Japan PM Kan sends signal to Asian neighbors by shunning Yasukuni Shrine

Japan Prime Minister Naoto Kan ordered his cabinet to avoid the controversial Yasukuni Shrine on the Aug. 15 anniversary of the end of WWII. It underscores his shift toward improving relations with Asian neighbors.

Toru Hanai/Reuters
Japan's Prime Minister Naoto Kan attends a memorial service for those who died in World War Two during a ceremony marking the 65th anniversary of Japan's surrender in the war at Budokan Hall in Tokyo August 15.

For the first time in decades, no member of the Japanese cabinet visited the controversial Yasukuni Shrine on the Aug. 15 anniversary of the end of WWII – provoking anger among hardcore nationalists but messages of support from other quarters.

Prime Minister Naoto Kan announced his decision not to visit the Shinto shrine shortly after taking office in June, saying, “As Class-A war criminals are enshrined there, an official visit by the prime minister or cabinet members is problematic. I have no plans to make a visit during my tenure.”

No Japanese prime minister has visited the shrine while in office since Junichiro Koizumi, who made numerous visits during his premiership (2002-2006). However, at least one cabinet member of previous administrations of the Liberal Democratic Party (LDP) has attended every year. The LDP ruled Japan almost uninterrupted since the war until its defeat last year to Mr. Kan’s Democratic Party of Japan (DPJ).

The order for cabinet ministers to avoid Yasukuni is evidence of “the continued shift by the DPJ toward stronger relations with Asian countries like Korea and China, and away from the US,” says Testuro Kato, a visiting professor of politics at Tokyo’s Waseda University. Kan has taken a more conciliatory tone than his LDP predecessors, including an apology to Korea earlier this month on the 100th anniversary of Japan’s colonization of the peninsula

“The average age of the Kan cabinet is also younger than previous administrations so it’s natural for them to be less inclined to visit Yasukuni,” says Professor Kato.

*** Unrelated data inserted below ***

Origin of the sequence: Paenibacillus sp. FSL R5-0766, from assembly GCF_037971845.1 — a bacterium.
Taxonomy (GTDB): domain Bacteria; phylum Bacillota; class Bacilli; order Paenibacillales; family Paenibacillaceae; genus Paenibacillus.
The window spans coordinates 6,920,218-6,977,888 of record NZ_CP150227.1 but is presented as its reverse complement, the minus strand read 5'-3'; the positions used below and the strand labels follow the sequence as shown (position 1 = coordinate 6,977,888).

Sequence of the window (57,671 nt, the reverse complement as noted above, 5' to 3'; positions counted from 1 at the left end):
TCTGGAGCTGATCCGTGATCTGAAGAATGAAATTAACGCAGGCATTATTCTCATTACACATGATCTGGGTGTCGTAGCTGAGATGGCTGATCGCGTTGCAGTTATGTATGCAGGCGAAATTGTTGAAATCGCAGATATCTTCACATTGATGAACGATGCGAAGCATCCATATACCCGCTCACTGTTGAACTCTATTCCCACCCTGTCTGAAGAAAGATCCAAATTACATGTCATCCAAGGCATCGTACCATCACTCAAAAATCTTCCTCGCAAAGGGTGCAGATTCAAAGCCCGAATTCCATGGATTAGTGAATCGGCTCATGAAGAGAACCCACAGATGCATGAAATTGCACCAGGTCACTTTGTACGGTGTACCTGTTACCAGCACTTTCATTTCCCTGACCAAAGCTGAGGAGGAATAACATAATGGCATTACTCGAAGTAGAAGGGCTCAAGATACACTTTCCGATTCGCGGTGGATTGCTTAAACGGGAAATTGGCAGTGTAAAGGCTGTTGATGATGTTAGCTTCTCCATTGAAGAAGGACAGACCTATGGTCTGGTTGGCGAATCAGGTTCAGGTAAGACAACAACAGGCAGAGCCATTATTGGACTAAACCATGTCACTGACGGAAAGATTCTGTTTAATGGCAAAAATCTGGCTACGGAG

The shrine, in central Tokyo, lists the names of some 2.5 million Japanese war dead from generations of conflicts, including that of wartime leader Hideki Tojo, who was executed after WWII, and 13 other Class A war criminals. Yasukuni creates controversy because of this and a nearby museum that many claim glorifies the actions of the Japanese Imperial Army. It is a magnet for rightwing demonstrators and their opponents, particularly on important anniversaries such as Aug. 15.

Prime Minister Kan attended a service for the wartime dead at Tokyo’s Nippon Budokan Hall on Sunday, which included Emperor Akihito and Empress Michiko among the 6,000 guests.

"I truly hope that the horror of war will not be repeated and, together with all the Japanese people, I pay a heartfelt tribute to those who lost their lives on the battlefield and fell in the ravages of war," said Emperor Akihito, whose father Emperor Hirohito was on the Chrysanthemum Throne during WWII.

“We feel deep regret, and we offer our sincere feelings of condolence to those who suffered and their families. We inflicted great damage and suffering on many nations during the war,” said Kan.

After the ceremony, Kan visited another memorial and laid a floral tribute to the 3 million Japanese who lost their lives during the war.

A nationalist group that visited the shrine criticized the prime minister’s actions. "In Japan, Yasukuni Shrine is the central memorial to commemorate the war dead," the group said in a statement, "and it is matter of course for the prime minister to represent all Japanese people and visit the shrine on August 15, which is the day to commemorate war dead and wish for peace."

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